There is still a good smattering of diy in the garage car content in the UK hill climb circus, and some want the top cars, so you can only get there via a professionally made car, a Gould or a Pilbeam, an Empire, a Force.

Match these cars with a good driver and magic appears!

I like the spanner side but some cannot do that, but can raise the money to get in the right car.
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Old 13 May 2019, 08:37 (Ref:3903437)   #2269
PeterMorley
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PeterMorley should be qualifying in the top 5 on the gridPeterMorley should be qualifying in the top 5 on the grid
Several restorers/engine builders, that have been involved for decades, have told me they get much more excited about hillclimbs than other events these days because of the people and atmosphere, and they say it is much closer to "the good old days" of ciruit racing.
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Old 13 May 2019, 14:37 (Ref:3903503)   #2270
911thillclimber
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911thillclimber should be qualifying in the top 5 on the grid911thillclimber should be qualifying in the top 5 on the grid
I'm biased of course, but a sunny hill climb, maximum entry with cars from mild to wild, modern to ancient and everyone and car totally approachable is key and contact with the interested public is a joy.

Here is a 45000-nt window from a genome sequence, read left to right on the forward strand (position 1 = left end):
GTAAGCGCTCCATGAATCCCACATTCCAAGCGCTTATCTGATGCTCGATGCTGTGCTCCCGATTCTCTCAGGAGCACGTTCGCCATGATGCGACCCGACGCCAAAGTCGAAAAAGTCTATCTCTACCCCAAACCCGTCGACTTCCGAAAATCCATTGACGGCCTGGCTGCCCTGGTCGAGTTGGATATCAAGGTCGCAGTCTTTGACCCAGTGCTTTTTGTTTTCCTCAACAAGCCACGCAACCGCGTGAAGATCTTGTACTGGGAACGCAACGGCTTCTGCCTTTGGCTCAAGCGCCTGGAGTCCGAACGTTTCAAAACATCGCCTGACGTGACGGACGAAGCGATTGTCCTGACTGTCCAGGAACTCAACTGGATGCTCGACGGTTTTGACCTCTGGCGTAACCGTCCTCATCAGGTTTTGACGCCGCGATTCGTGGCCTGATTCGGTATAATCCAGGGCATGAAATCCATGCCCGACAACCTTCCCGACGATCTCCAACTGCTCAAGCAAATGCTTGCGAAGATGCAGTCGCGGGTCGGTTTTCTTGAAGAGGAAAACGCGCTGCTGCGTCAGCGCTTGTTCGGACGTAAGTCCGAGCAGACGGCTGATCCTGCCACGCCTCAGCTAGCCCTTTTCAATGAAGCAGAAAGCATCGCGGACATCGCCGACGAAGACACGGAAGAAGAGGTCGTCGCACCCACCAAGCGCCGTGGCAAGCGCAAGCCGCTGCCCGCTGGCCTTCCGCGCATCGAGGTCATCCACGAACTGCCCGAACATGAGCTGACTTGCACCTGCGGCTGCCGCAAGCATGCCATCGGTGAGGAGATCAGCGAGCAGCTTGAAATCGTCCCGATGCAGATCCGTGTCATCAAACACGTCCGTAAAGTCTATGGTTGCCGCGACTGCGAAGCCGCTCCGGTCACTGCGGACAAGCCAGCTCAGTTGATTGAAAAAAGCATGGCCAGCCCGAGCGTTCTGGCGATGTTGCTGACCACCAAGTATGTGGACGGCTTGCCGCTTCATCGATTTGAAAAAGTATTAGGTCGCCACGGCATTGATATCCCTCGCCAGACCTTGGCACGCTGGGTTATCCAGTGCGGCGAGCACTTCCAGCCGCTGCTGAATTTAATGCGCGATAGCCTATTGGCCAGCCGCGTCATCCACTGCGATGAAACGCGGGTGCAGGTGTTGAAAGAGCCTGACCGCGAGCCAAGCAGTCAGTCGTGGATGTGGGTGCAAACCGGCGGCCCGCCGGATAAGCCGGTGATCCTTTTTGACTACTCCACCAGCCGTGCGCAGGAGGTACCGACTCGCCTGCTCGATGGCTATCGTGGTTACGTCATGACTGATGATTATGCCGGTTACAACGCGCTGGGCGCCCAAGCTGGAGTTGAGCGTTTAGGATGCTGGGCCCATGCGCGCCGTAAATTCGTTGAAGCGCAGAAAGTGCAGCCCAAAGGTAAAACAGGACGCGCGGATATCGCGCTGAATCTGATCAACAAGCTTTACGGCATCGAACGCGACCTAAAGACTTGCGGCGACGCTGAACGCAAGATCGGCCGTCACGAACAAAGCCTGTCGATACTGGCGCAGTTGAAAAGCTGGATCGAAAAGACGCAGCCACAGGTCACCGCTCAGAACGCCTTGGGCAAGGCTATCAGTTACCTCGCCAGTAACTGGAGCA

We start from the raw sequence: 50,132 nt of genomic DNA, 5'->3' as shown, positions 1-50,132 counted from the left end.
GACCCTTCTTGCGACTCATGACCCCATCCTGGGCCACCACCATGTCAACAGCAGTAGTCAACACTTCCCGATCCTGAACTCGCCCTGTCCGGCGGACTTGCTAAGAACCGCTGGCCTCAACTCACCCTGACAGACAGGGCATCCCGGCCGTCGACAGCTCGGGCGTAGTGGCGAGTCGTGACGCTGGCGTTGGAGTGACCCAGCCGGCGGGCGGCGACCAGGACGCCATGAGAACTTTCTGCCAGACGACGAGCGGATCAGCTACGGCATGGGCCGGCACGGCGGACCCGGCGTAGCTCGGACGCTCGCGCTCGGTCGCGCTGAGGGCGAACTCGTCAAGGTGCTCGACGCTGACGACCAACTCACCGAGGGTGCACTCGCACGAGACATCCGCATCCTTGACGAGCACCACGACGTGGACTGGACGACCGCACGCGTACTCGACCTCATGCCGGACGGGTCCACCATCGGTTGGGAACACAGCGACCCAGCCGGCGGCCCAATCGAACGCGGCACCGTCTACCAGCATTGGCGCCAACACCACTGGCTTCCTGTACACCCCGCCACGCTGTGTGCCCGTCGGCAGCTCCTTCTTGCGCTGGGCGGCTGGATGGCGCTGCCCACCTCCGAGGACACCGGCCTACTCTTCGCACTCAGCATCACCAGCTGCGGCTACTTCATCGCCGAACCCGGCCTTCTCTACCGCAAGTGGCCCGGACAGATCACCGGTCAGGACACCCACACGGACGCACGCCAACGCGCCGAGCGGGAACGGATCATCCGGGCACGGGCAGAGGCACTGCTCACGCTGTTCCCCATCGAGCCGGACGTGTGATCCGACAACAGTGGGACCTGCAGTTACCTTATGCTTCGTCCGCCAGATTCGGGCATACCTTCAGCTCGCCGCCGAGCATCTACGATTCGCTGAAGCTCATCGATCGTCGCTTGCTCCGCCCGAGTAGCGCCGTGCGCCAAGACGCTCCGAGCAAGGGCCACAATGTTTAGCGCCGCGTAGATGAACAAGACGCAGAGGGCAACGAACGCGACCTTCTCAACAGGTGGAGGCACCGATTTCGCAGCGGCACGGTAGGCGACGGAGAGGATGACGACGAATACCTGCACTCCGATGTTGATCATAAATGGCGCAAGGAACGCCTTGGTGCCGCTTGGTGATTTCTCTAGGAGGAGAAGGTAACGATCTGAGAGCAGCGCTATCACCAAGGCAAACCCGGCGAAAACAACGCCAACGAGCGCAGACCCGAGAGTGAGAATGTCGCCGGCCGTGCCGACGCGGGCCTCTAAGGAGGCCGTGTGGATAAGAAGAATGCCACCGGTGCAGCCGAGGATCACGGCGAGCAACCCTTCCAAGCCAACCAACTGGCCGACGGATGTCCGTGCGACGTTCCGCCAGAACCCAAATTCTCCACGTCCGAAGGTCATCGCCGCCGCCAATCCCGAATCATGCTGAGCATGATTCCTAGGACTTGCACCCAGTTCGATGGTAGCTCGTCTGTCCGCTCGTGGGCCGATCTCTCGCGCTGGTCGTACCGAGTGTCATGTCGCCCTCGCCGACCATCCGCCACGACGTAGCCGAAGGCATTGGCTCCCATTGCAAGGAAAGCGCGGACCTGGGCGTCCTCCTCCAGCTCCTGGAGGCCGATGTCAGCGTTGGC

Kids from 6 years old to 66 years old having a trial fit in a race car just warms the spirit further.
Last year I had an enchanted 19 year old actually going " brummm, Brum" while sitting in the Lola, not knowing his farther had it all on camera....that will be worth a fortune later on in Dad's life.

For some, the only dampener is all race cars must be silenced to less than 108 dB at 2/3 red line rpm, some many runs are quite quiet, though the speeds of 130+ mph on a track of 15 feet wide is enough to make people gasp.
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Old 14 May 2019, 14:56 (Ref:3903728)   #2271
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S griffin has a real shot at the championship!S griffin has a real shot at the championship!S griffin has a real shot at the championship!S griffin has a real shot at the championship!S griffin has a real shot at the championship!